On August 15, 1977, at 11:16pm (Eastern Daylight Savings Time), the “Big Ear” radio telescope at Ohio State University detected a narrowband signal that was could be a transmission of some form. The codes used in their printout reflected the intensity by using numbers and letters. Sprinkled among their 1s, spaces and occasional 6s was the 6-letter string 6EQUJ5, representing 72 seconds that just might be a transmission from an alien intelligence.
The article I linked above is very technical (I must confess to not understanding quite a bit of it), but it’s still fascinating. If you don’t want to read the technical and scientific information, the key questions are:
- Was it a message of some kind?
The short answer is – we don’t know, and there’s no way to tell. The way in which it was recorded detects only its presence and how long it lasted for; it doesn’t tell us whether there was any meaningful signal there.
Basically, the computer was looking for the presence of a signal and not its content – imagine it like the signal strength bars on a mobile phone. The signal bars tell you how strong your connection is – not who’s calling, or whether your phone has any credit.
- Why didn’t we see it before?
The signal could have been broadcast for hundreds – or perhaps thousands – of years before being detected. However the previous detection was wideband because they were looking for different types of cosmic events.
- I’m confused by this “wideband” and “narrowband” stuff – why wouldn’t the signal be detected in “wideband”?
Basically, wideband means you’re scanning a larger part of the radio spectrum. This is what you’d use to scan for “cosmic events” – supernovae, pulsars and so on. Because it scans so wide an area, even a strong signal (such as a TV or radio station) would be a drop in the bucket compared to the surrounding interference – like trying to receive every radio station being broadcast in the world at once.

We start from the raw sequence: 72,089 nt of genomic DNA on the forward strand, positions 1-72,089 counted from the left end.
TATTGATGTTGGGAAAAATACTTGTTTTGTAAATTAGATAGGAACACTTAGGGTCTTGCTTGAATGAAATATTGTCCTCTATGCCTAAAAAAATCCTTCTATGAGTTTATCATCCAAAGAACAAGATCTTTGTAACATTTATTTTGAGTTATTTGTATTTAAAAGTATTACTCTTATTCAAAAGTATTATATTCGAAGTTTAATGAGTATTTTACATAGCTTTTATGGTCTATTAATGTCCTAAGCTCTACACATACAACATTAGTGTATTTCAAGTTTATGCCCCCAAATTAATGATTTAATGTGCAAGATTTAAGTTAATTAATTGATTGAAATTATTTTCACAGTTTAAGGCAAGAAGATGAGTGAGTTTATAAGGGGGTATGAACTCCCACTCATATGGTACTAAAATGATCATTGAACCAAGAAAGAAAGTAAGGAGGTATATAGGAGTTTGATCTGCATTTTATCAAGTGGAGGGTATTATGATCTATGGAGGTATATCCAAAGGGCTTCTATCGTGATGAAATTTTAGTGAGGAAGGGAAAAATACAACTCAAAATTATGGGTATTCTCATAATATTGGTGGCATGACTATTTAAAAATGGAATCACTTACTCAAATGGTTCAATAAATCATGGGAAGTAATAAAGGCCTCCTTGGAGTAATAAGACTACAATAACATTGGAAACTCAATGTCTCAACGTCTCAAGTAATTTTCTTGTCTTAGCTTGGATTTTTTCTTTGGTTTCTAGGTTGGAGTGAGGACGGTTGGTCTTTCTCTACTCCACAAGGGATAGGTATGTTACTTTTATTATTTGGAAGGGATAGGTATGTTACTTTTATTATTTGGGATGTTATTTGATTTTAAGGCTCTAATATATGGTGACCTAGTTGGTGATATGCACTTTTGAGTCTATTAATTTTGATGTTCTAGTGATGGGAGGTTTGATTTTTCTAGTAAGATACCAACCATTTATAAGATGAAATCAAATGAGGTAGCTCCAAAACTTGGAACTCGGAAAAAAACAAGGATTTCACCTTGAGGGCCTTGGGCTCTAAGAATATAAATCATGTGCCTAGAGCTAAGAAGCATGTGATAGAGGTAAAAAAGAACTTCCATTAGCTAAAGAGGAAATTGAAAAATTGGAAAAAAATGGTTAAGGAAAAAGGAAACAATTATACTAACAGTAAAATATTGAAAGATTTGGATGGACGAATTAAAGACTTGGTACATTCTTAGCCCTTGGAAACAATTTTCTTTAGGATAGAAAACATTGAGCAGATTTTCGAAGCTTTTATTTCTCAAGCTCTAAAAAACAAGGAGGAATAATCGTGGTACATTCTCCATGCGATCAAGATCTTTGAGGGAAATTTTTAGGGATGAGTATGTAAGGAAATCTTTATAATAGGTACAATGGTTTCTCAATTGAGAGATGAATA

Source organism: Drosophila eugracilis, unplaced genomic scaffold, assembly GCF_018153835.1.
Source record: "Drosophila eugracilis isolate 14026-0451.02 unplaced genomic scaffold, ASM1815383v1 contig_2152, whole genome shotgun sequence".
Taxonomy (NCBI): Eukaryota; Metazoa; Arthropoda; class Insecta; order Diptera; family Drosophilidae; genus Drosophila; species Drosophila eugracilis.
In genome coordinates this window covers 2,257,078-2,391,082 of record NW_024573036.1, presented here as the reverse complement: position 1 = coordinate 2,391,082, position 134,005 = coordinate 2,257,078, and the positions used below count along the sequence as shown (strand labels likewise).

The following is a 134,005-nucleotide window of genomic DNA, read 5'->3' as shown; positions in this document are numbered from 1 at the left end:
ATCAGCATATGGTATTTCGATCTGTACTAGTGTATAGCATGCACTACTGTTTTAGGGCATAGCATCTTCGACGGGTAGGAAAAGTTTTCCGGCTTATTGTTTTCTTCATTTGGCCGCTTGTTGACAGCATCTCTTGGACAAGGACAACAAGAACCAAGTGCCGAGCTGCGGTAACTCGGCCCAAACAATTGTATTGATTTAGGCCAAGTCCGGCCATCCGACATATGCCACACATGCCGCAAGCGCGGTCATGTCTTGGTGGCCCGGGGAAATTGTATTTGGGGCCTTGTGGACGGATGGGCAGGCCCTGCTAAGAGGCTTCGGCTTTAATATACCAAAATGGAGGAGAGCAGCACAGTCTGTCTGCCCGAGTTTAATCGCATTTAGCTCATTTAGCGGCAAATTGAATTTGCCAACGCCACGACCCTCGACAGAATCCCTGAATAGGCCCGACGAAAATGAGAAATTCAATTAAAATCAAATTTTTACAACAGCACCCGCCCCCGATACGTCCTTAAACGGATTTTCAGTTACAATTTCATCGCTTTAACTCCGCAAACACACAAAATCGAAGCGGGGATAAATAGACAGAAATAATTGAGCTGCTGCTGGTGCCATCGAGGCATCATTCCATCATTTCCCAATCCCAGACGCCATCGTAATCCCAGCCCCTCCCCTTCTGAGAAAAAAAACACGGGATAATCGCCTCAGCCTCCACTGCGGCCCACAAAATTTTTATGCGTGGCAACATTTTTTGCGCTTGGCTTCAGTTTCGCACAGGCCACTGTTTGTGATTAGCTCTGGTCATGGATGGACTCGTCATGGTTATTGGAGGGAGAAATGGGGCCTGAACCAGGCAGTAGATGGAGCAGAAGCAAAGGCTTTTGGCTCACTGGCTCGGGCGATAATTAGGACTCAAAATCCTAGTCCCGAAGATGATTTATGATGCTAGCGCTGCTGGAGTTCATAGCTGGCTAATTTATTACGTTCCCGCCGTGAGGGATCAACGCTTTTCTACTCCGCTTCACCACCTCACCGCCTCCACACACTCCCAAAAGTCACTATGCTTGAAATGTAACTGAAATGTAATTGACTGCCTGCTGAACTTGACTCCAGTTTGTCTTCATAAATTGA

The switch to narrowband – which they undertook in 1973 – was done as a means of keeping the telescope in use for something, but in a less human-resources intensive way, as due to budget cutbacks whatever they used the telescope for was essentially going to be “hobbyist”: by which I mean that nobody was getting paid for it!
- How do we know it’s not a hoax?
You’d need to be a competent radio engineer, own a large battery and then have no idea whether the signal would actually look right at the other end. Dr Jerry Ehman, who discovered the signal, doesn’t address this, but I believe that it would be so hard to do the probability of the signal being a hoax is so small as to be below consideration.
- So where did it come from?
Roughly speaking, the signal was detected coming from the direction of the constellation Sagittarius. Professional astronomers can find more information on the article above.
- Will we ever see it again?
The same part of the sky has been scanned since, at the same frequency, and it hasn’t been detected again, but that’s not to say that it won’t be in the future.
Well, please read the original article – it’s fascinating. The Wikipedia article on the Wow! signal is quite a good introduction as well.